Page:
Pinguecula and Pterygium

Pinguecula and Pterygium



Pinguecula and pterygium are both non-malignant, slow-growing proliferations of conjunctival connective tissue in the eye. Pterygia, but not pingueculae, extend over the cornea.


The outer layer of the eyeball consists of the tough white sclera and the transparent cornea. The cornea lies in front of the colored part of the eye (iris). Overlying the sclera is a transparent mucous membrane called the conjunctiva. The conjunctiva lines the inside of the lids (palpebral conjunctiva) and covers the sclera (bulbar conjunctiva).
Pingueculae and pterygia are common in adults, and their incidence increases with age. Pterygia are less common than pingueculae.
Pingueculae are seen as small, raised, thickenings of the conjunctiva. They may be yellow, gray, white, or colorless. They are almost always to one side of the iris—not above or below—and usually on the side closest to the nose. A pinguecula may develop into a pterygium.
Pterygia are conjunctival thickenings that may have blood vessels associated with them. They often have a triangular-shaped appearance. The pterygia may also grow over the cornea and may therefore affect vision.

Causes and symptoms


The cause or causes of these disorders are unknown, but they are more frequent in people who live in sunny and windy climates and people whose jobs expose them to ultraviolet (UV) light (for example, farmers and arc welders). Pingueculae and pterygia also occur in older people. It is thought these growths are the result of UV or infrared light and irritation. It is also believed that prolonged exposure to these risk factors (that is, UV light) increases the chances of occurrence.


Although some people with pinguecula constantly feel like they have a foreign body in their eye, most are asymptomatic. Because the lids can no longer spread the tears over a smooth area, dry areas may result. Some people with a pterygium are also asymptomatic; some feel like they have a foreign body in their eye. Because a pterygium can stretch and distort the cornea, some people acquire astigmatism from a pterygium.


An eye doctor (ophthalmologist or optometrist) can usually diagnose pingueculae and pterygia by external observation, generally using an instrument called a slit lamp. A slit lamp is a microscope with a light source and magnifies the structures of the eye for the examiner. However, because pingueculae and pterygia can sometimes look similar to more serious eye growths, it is important for people to have them checked by an eye care professional.


Usually, no treatment is needed. Artificial tears can be used to relieve the sensation of a foreign body in the eye and to protect against dryness. Surgery to remove the pinguecula or pterygium is advisable when the effect on the cornea causes visual defects or when the thickening is causing excessive and recurrent discomfort or inflammation. Sometimes surgical removal is also performed for cosmetic reasons. However, healing from this type of surgery, although usually painless, takes many weeks, and there is a high rate of recurrence (as high as 50-60% in some regions). Accordingly, surgery is avoided unless problems due to the pinguecula or pterygium are significant.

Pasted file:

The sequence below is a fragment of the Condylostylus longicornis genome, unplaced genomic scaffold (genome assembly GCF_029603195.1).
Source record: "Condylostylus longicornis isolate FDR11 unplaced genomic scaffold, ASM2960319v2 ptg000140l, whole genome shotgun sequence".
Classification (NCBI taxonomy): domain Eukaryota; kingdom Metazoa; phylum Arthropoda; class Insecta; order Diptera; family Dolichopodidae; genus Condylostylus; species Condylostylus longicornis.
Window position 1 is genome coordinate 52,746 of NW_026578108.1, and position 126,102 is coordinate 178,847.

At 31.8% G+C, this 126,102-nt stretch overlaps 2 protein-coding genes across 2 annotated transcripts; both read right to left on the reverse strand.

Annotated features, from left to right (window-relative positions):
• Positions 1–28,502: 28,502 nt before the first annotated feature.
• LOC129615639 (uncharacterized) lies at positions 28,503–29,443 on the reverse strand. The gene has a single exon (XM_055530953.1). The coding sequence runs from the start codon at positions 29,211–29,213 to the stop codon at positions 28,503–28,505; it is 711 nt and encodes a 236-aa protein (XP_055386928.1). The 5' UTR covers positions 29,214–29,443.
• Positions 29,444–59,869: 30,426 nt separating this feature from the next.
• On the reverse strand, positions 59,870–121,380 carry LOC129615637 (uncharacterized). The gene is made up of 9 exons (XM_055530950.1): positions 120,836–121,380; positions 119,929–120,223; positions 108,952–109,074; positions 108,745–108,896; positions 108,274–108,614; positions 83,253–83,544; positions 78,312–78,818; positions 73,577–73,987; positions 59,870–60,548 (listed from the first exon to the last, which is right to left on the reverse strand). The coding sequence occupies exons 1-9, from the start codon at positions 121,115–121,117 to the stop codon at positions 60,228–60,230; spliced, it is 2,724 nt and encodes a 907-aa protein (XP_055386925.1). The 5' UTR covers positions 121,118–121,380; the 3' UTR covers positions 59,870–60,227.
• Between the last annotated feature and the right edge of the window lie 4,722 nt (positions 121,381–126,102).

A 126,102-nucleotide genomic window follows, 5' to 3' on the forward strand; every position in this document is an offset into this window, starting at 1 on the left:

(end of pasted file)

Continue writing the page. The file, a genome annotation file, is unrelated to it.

Several methods have been used to attempt to reduce the recurrence of the pinguecula or pterygium after surgery. One method that should be abandoned is beta radiation. Although it is effective at slowing the regrowth of pingueculae and pterygia, it can cause cataracts. A preferable method is the topical application of the anticancer drug, mitomycin-C.


Most pingueculae and pterygia grow slowly and almost never cause significant damage, so the prognosis is excellent. Again, a diagnosis must be made to rule out other more serious disorders.

Key terms

Astigmatism — Asymetric vision problems due to irregularities in the cornea.
Beta radiation — Streams of electrons emitted by beta emitters like carbon-14 and radium.
Conjuctiva — The mucous membrane that covers the white part of the eyes and lines the eyelids.
Cornea — The clear outer covering of the front of the eye. It is in front of the colored part of the eye (iris) and the iris's central black hole (pupil).


There is nothing that has been clearly shown to prevent these disorders, or to prevent a pinguecula from progressing to a pterygium. However, the presence of pingueculae and pterygia have been linked to exposure to UV radiation. For that reason, UV exposure should be reduced. The American Optometric Association (AOA) suggests that sunglasses should block 99-100% of UV-A and UV-B rays. Patients should speak to their eye care professionals about protective coatings on sunglasses or regular spectacles. Protecting the eyes from sunlight, dust, and other environmental irritants is a good idea.



New York University (NYU), Department of Ophthalmology. 550 First Ave., New York, NY 10016. (212) 263-6433.
Gale Encyclopedia of Medicine. Copyright 2008 The Gale Group, Inc. All rights reserved.
References in periodicals archive ?
Other eye conditions are related to UV exposure, including the noncancerous growths known as pinguecula and pterygium. The former is a yellow spot or bump on the white of the eye, and the latter, also known as surfer's eye, is a fleshy growth that can spread to the cornea and affect vision.
This site is associated with increased incidence of pinguecula and pterygium, conjunctival tumours which are associated with UV damage [106].
These findings may be important in uncovering the relation of pinguecula and pterygium and also in their pathogenesis.